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\noindent{\bf Agner Krarup ERLANG}\\
b. 1 January 1878 - d. 3 February 1929\\
\noindent{\bf Summary.} Erlang's work provided the methodological framework
of queueing theory for application to telephone traffic and was a precursor
to much modern theory of stochastic processes.
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Agner Erlang was born in L{\o}nberg (near Tarm), Jutland, Denmark. He was
descended on his mother's side from the famous Krarup family which had strong
academic and ecclesiastical traditions. His father was the village
schoolmaster and parish clerk and Erlang was initially educated at his
father's school. Later he taught at his father's school for for two years
before passing the entrance examination to the University of Copenhagen
in 1896 with distinction, and the award of a scholarship.
At the University of Copenhagen, Erlang's studies were in mathematics, with
minors in astronomy, physics and chemistry. He attended the mathematics
lectures of H.G. Zeuthen and S.G. Juel and these gave him a lifelong
interest in geometrical problems.
After graduation with a MA degree in 1901, Erlang taught in various schools
for 7 years. He was an excellent teacher, but not a particularly social
person. During this time he kept up his studies in mathematics and was a
member of the Danish Mathematical Association.
It was through meetings of
the Mathematical Association that Erlang made contact
with the mathematician J.L.W.V. Jensen (1859-1925) (remembered for
Jensen's inequality), then chief engineer
at the Copenhagen Telephone Company. Jensen
introduced Erlang to F. Johanssen, then managing director of the Company,
who had recently
introduced probabilistic methods into telephony, and Erlang was
recruited in 1908. A new physico-technical laboratory was established
with Erlang as its head.
Erlang quickly established a conceptual and methodological framework of
queueing theory for application to telephone traffic which can be
regarded as a precursor of much modern theory of stochastic processes.
In 1909 he published his first major work in which he showed that the
number of calls during an arbitrary time interval, assuming
calls originate at random, follows a Poisson law, and that the intervals
between calls were then exponentially distribured. This simple, but
physically realistic formulation has provided the benchmark for the subject.
In 1917 Erlang published his most important paper. For an exchange with
$R$ channels, a Poisson stream of incoming calls, and exponentially
distributed holding times, he calculated the waiting time distribution
and the call loss probability. These formulae are now basic in telephone
practice. He introduced the concept of ``statistical equilibrium",
essentially the modern ergodic hypothesis, which allows the interchange of
time and space averages. He also introduced the method of ``successive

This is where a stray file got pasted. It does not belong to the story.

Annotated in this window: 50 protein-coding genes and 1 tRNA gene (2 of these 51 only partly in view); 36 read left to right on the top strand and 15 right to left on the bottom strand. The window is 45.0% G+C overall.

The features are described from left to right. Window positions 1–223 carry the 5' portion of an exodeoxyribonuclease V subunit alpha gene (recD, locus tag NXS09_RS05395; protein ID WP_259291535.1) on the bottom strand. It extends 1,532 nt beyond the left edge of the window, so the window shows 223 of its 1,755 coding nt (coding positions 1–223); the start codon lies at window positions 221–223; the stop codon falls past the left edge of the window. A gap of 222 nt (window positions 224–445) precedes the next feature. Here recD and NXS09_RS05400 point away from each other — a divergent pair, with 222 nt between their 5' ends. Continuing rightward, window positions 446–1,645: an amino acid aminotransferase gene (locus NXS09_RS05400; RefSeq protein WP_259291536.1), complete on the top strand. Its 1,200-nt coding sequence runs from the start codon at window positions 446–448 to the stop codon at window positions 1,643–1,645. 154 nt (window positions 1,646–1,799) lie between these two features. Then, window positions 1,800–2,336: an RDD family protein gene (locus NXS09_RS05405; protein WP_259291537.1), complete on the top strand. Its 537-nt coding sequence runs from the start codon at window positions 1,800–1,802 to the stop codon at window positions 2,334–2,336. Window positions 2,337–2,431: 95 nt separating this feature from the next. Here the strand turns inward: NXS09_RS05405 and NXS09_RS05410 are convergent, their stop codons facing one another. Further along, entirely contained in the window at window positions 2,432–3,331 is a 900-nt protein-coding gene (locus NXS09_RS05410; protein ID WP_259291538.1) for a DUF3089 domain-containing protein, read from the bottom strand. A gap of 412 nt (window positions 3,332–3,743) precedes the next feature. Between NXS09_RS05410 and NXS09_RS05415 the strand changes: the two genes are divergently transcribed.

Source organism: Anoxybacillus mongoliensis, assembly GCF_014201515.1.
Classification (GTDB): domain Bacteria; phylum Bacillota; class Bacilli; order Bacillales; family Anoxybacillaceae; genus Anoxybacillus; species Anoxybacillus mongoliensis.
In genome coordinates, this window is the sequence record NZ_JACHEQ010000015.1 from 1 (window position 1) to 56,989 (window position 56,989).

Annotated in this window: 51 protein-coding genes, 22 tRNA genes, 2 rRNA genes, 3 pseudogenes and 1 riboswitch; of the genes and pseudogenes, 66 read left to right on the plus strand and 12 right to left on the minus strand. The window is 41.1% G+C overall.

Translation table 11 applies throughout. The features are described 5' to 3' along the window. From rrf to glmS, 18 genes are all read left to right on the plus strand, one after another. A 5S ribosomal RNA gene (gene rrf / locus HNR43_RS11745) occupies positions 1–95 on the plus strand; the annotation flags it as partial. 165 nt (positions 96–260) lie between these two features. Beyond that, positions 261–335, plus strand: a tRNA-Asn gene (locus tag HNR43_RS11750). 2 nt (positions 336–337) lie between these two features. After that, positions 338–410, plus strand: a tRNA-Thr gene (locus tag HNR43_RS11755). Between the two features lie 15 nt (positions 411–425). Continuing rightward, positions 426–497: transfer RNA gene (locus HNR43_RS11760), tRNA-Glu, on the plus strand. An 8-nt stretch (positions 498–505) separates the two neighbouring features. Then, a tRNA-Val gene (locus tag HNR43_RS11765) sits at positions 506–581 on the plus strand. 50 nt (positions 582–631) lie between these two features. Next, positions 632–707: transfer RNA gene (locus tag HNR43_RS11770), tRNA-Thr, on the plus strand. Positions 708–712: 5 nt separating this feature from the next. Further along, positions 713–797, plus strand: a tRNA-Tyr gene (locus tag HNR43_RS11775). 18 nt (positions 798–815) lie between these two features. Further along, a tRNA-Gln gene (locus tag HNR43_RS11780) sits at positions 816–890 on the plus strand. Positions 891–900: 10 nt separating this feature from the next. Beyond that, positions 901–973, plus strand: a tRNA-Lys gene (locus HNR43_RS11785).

stages", now usually called phases, where lifetimes are divided into
fictitious stages, the time spent in each having an exponential
distribution. In queueing theory the term ``Erlang distribution" is
typically used for a sum of independent and identically distributed
exponential random variables.
Erlang's writing style was brief and elegant and sometimes proofs
were omitted. A.E. Vaulot in France and T.C. Fry in the USA, both
important contributors to the subject, studied Danish in order to be
able to read Erlang's papers in the original language.
A great deal of attention has subsequently been devoted to the extension and
modification of the formulae of Erlang, and to the investigation of their
validity. Among the earliest major contributors to this were C. Palm
and F. Pollaczek (q.v.).
Erlang was concerned with practical procedures as well as with the
theory. For example,
he systematized the dealing with stray currents which damaged the
lead sheaths of telephone cables. Initially he had no laboratory staff
to assist him with the measurement of stray currents. ``He could be
seen frequently in the streets of Copenhagen followed by a workman
carrying a ladder, which was used for the purpose of climbing down
into manholes" (Brockmeyer, Halstrom and Jensen, p. 17).
An incidental interest of Erlang's was the extinction of family names,
as the Krarup family name of his mother was shortly to become extinct.
In 1929 he raised the mathematical problem, essentially as it had been
earlier and independently posed by F. Galton (q.v.) in 1873, but had
been already independently solved by I.J. Bienaym\'e (q.v.) in 1845. Erlang
provided a partial solution which was completed by the Danish actuary
J.F. Steffensen in 1930.
Erlang never married and he devoted himself to his work and studies.
He was known as a good and charitable man. He worked for the Copenhagen
Telephone Company for nearly 20 years, never having time off for illness
until he went to hospital just prior to his death.
The ``Erlang'' has been used in Scandinavian countries to denote the
unit of telephone traffic from the beginning of 1944 and general
international usage followed in 1946.
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\begin{thebibliography}{3}
\bibitem{1} Brockmeyer, E., Halstr{\o}m and A. Jensen (1948). The Life
and Works of A.K. Erlang. {\it Transactions of the Danish Academy of
Technical Sciences}, No. 2 (which contains a comprehensive
biography, a complete bibliography and Erlang's
principal works in English translation).
\bibitem{2} Syski, R. (1960). {\it Introduction to Congestion Theory in
Telephone Systems}, Oliver and Boyd, Edinburgh (which describes much
of Erlang's research in a modern setting).
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\hfill{C.C. Heyde}
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